perhaps some area can be assigned to new conscious functioning; this doesn’t seem rule out the possibility of modularity of conscious functioning

    If I were to imagine the general human consciousness, I see modularity in the denser interconnectivity of the parts of an individual’s mind than between different individuals. I also see this plasticity, where new minds replace old minds, with the same conscious functioning, or an individual mind can learn new things. I think if a region is knocked out, the memory in that region is not necessarily persisted by the memory of the network, unless that memory has duplicates that haven’t been destroyed, or the rest of the network has the plasticity to reproduce it.

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    1. Thanks for your thoughts Peter, I couldn’t have said it better myself!

      The brain probably lies between the two extremes of unified network and modularized machine. Let’s think of it as a network of modules. As you mentioned, some of these modules are “kernel nodes”, which play a critical role in the synthesis of some function such as memory. However, these kernel nodes do not define memory, simply because its removal would critically impair it. Memory emerges from the entire network. It depends on building blocks such visual and olfactory information, information in the network as a whole. We cannot point to the kernel and say it is memory. It is merely a highly connected, critical node in the network. Yet the memory kernel in isolation would not give rise to memory.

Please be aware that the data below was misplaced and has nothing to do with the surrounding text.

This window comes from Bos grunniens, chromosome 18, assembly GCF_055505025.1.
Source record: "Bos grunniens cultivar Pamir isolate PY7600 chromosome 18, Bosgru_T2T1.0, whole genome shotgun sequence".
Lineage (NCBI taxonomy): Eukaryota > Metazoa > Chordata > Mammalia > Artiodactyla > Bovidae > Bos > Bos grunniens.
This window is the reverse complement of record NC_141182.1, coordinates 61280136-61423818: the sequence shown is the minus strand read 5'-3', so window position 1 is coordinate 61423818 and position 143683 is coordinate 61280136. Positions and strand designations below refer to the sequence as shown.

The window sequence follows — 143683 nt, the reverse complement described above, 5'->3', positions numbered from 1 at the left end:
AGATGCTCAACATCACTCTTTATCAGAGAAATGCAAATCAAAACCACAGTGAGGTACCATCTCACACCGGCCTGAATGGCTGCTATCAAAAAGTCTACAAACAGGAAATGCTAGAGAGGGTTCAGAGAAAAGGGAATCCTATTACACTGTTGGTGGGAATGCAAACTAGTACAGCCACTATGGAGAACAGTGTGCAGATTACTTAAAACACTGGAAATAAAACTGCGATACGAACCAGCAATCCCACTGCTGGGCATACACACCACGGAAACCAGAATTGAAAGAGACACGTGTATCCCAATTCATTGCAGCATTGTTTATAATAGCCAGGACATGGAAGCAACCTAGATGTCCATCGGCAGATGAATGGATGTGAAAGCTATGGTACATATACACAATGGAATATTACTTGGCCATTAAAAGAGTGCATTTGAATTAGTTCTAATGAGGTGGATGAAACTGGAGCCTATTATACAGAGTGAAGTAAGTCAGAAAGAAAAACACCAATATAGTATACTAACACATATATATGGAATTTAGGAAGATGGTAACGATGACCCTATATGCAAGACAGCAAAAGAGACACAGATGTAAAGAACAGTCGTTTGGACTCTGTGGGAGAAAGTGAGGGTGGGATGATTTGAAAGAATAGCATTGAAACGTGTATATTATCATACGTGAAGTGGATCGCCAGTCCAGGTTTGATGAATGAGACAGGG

Similarly, the language kernels may be located at Broca’s and Wernicke’s areas. However language would fall flat if it could not form associations with sensory experience and memory. Language is similarly an emergent property of the entire network. We cannot isolate the kernels and say it is language.

      Although modularity is a critical feature of the brain, the network behavior is what really gives rise to the salient functionality of consciousness.